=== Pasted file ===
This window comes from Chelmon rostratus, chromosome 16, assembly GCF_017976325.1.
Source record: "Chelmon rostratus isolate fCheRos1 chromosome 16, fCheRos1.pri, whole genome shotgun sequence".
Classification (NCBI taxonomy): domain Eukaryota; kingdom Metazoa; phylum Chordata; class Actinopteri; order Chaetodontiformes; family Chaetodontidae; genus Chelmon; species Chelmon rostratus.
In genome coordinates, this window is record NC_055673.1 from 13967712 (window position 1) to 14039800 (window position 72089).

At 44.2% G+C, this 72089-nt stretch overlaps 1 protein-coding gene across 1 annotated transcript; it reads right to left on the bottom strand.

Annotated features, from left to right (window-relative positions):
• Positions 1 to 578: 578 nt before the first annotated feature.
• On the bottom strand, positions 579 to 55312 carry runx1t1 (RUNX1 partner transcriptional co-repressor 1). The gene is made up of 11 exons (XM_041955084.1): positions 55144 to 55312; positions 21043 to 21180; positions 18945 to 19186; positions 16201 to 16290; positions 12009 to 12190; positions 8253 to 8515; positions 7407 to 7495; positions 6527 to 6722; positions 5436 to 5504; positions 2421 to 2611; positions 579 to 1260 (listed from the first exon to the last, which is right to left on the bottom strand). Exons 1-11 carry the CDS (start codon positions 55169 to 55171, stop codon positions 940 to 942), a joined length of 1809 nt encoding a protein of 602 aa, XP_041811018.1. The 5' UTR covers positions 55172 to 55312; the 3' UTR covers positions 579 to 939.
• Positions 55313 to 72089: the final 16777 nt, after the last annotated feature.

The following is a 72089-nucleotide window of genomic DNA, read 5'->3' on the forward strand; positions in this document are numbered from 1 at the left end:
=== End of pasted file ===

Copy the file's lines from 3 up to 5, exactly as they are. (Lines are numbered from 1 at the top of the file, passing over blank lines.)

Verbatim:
Classification (NCBI taxonomy): domain Eukaryota; kingdom Metazoa; phylum Chordata; class Actinopteri; order Chaetodontiformes; family Chaetodontidae; genus Chelmon; species Chelmon rostratus.
In genome coordinates, this window is record NC_055673.1 from 13967712 (window position 1) to 14039800 (window position 72089).

At 44.2% G+C, this 72089-nt stretch overlaps 1 protein-coding gene across 1 annotated transcript; it reads right to left on the bottom strand.